Email worst way to communicate with customers

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Slow, poor quality email responses are failing UK customers – and the problem is getting worse, as email is revealed as the UK’s worst channel for customer service, according to research from eService provider Transversal.

Transversal’s third annual multi-channel customer service study has uncovered a growing crisis in email response: emailing customer service staff is markedly less effective at yielding a satisfactory answer than using an automated online system or phoning a contact centre. Less than half (46 per cent) of the routine customer service questions emailed to 100 leading organisations were answered adequately.

Additionally, the average time to respond to email was nearly four days (46 hours), with 28 per cent of organisations not even replying at all. However, proving that fast, accurate responses by email are possible, some companies responded with useful answers within 10 minutes. Overall these figures show a major deterioration since 2006, when email successfully answered 60 per cent of queries and kept customers waiting less time – on average 33 hours - for a reply.

Transversal’s study evaluated 100 leading UK companies in the banking, telecoms, insurance, travel, consumer electronics, grocery retail, fashion retail, CD/DVD retail, consumer electronics retail and utilities sectors for their ability to answer simple routine questions via email, their website and by phone. While websites averaged five out of 10 correct responses and 55 per cent of phone calls were answered within two minutes, email responses continue to deteriorate year on year.

“Our research has uncovered shocking failings in the customer service email channel,” commented Dee Roche, director of marketing, Transversal. “Companies are playing ping pong with email enquiries, pushing them back to the web or forcing consumers to call contact centres. What is the point in paying staff to respond to customers’ questions badly? With consumers increasingly demanding personalised service, email should be at the forefront of delivering tailored responses that help convert browsers into customers. Some organisations are doing this extremely well but the general picture is of lazy, generic replies – if companies eventually respond.”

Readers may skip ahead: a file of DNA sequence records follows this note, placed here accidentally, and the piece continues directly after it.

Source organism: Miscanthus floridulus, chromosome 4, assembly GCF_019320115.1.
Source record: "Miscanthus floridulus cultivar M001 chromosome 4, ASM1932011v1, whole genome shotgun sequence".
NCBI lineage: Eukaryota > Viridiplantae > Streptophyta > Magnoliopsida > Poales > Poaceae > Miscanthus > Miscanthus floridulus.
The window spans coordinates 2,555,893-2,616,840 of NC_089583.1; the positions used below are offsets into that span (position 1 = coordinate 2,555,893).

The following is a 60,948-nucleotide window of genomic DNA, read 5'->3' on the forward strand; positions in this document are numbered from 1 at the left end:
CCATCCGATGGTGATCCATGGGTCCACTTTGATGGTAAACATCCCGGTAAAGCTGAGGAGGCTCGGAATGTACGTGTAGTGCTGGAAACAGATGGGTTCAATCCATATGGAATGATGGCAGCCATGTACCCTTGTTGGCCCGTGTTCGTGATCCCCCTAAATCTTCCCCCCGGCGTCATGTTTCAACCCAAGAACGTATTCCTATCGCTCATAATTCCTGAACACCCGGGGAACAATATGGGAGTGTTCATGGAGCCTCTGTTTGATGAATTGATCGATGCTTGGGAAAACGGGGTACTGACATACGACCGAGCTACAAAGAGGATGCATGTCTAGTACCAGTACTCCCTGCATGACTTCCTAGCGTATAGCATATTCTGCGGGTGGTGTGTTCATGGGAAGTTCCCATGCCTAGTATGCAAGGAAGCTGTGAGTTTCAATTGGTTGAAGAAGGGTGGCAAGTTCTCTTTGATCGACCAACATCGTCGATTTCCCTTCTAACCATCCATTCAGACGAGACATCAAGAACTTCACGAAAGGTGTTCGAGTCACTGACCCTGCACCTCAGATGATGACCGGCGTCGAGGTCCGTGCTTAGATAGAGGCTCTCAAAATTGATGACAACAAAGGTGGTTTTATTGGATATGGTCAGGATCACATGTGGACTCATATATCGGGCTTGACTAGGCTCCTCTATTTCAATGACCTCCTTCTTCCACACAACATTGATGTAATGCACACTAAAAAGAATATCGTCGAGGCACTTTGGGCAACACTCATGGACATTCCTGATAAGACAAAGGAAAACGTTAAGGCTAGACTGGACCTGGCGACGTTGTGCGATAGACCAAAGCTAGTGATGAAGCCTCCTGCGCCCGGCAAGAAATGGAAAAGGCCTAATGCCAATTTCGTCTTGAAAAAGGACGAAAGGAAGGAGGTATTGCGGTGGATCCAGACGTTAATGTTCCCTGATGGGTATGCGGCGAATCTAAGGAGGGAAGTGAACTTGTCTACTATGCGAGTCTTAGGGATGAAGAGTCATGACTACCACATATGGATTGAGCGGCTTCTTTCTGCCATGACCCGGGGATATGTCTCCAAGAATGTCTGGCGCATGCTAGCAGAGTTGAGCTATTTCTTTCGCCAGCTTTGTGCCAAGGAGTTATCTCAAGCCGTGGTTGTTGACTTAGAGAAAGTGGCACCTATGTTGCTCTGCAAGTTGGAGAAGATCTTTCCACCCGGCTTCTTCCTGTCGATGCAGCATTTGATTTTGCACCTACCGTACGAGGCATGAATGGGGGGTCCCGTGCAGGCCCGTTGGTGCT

Analysis of responses show that too many companies simply use email to push customers to other channels rather than even attempting to provide a useful answer. The majority (63 per cent) of inadequate replies directed customers to call a contact centre, while nearly half (48 per cent) pushed customers back to the website where they started, normally to generic web pages that didn’t answer the question. Not only does this increase customer dissatisfaction but multiplies the number of contacts consumers need to make, with many having to telephone to resolve their enquiry.

The usefulness of email replies has deteriorated year on year in 80 per cent of sectors. Even though many have improved response times, this appears to be through sacrificing effectiveness of replies.

“Our analysis demonstrates the scale of this problem and how dramatically the usefulness of email replies has deteriorated over the last three years," said Roche. "There seems to be a lack of monitoring of the quality of responses, with a narrow focus on agents answering questions to hit service level targets rather than spending the time to properly resolve customer queries. With many contact centres outsourced this also has a financial aspect – companies that are paid a set amount for every email answered have no incentive to ensure agents are providing detailed, useful responses. Equally, contact centre managers targeted purely on numbers don’t have a remit in their jobs to monitor content. Organisations need to take a step back and overhaul their processes to ensure that the email channel is providing what customers want and need”

Organisations also need to aim to reduce the sheer volume of email they receive, he said. A key way to accomplish this, he suggests, is to allow customers to first ask their questions through a customer service knowledgebase on their website. If customers then go on to email from the knowledgebase, the agent will be able to see what they have searched for – there is then no excuse for sending customers back to the same website pages.

For more information on the study go to www.transversal.com.

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